The planned actions presented under sections 4.1 – 4.6 of this Plan are the steps that OSFI intends to take to address the barriers. Some of these planned actions may have already begun and others may not yet have started.
To prepare for developing our Accessibility Plan, OSFI conducted a series of virtual interviews with more than 40 OSFI employees. We worked to capture diverse perspectives throughout the organization. We also conducted a focus group with more than 15 members of the Mental Health and Accessibility stream of the Inclusion Network. The Inclusion Network is a grassroots collection of employees working to improve mental health and accessibility awareness and supports for OSFI employees. The focus group with this network was designed to facilitate honest feedback and identify barriers to accessibility within the organization.
Employees who were consulted as part of the process included:
With each recommendation made, OSFI has provided an expected timeline for implementation. The timelines are as follows:
These suggested timelines consider the magnitude of the recommended action, the nature of the organization, and the potential barriers that may occur during the implementation process. Due to the complexity of implementation, these timelines are estimates and should not be interpreted as strict commitments.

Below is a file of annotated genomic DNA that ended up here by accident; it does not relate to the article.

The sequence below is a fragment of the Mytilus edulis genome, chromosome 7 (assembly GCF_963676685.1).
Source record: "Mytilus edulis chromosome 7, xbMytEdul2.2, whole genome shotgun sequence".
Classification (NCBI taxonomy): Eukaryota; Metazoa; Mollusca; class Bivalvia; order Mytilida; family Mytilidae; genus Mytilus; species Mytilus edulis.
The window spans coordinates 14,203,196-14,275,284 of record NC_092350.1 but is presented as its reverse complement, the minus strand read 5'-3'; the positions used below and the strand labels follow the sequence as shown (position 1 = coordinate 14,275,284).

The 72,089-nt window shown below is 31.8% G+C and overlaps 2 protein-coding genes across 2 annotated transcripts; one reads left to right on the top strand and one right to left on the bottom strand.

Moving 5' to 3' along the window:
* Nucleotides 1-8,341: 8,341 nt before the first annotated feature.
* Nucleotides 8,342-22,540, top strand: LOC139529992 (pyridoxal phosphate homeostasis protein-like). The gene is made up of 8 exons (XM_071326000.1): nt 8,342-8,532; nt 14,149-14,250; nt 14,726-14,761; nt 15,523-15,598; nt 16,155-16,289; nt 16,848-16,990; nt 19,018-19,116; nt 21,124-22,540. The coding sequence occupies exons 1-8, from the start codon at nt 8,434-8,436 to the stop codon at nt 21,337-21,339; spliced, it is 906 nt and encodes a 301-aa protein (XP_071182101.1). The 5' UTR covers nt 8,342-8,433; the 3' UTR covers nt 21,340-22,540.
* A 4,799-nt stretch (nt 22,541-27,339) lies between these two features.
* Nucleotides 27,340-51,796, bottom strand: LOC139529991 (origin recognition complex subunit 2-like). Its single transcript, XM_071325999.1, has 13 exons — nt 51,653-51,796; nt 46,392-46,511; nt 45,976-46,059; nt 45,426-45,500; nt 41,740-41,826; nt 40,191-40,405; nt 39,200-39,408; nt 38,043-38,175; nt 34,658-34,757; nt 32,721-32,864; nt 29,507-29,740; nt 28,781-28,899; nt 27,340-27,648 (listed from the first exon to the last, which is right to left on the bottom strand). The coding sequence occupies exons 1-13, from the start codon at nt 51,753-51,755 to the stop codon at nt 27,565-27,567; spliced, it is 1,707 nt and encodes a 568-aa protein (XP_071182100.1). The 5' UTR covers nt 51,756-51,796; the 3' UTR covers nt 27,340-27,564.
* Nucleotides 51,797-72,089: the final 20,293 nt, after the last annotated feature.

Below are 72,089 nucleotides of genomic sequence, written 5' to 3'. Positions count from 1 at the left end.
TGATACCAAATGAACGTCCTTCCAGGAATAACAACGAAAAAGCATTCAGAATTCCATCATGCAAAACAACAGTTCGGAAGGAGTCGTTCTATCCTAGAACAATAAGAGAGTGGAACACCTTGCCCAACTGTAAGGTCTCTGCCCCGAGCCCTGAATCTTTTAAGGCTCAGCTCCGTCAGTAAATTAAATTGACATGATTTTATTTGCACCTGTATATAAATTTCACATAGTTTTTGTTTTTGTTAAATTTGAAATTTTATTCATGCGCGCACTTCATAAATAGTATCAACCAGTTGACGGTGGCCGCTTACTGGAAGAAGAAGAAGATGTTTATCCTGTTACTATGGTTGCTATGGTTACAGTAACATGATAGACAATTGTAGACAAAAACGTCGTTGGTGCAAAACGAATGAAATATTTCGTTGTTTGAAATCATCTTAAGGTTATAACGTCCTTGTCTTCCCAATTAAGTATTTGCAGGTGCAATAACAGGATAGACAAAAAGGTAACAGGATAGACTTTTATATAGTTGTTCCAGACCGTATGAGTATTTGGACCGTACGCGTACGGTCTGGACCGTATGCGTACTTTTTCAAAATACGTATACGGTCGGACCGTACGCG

OSFI as an organization is committed to creating a barrier-free workplace. The practice of creating this Accessibility Plan has revealed many things OSFI is doing well towards this goal as well as several areas for improvement. The primary focus of this Plan was to capture the perspectives of OSFI employees with lived experience and to understand diverse perspectives across OSFI. The findings presented in this Plan highlight these perspectives.
The barriers and recommendations in this Plan are presented across the seven priority areas under the
Accessible Canada Act (ACA), but there are several barriers to accessibility that touch multiple core areas.
One of these barriers is the need for improved communication regarding accessibility work already being done at OSFI. Our organization has taken many steps to remove barriers, simplify processes, and improve accessibility at large. These initiatives need to be better communicated to all employees so that the accessibility supports are understood.
There is also a need to improve accessibility training throughout the organization. Training needs to be offered at both the general awareness level as well as the role-specific level. OSFI will be working with managers to better understand the training needs for each role and will provide training accordingly.
The entire employee experience has been a core consideration in the development of this plan. OSFI wants to ensure that all aspects of accessibility are considered, from the first interaction a prospective employee has with OSFI until the time an employee leaves the organization. For this to happen, feedback from employees with disabilities is critical. OSFI is committed to implementing the planned changes in close consultation with persons with disabilities.
This Plan represents only the beginning stages of the work needed to eliminate barriers to accessibility at OSFI. As an organization, we are dedicated to following through on the actions presented in this Plan. We are excited to make progress in the coming years.
There are seven priority areas described under Section 5 of the
Accessible Canada Act. These areas include: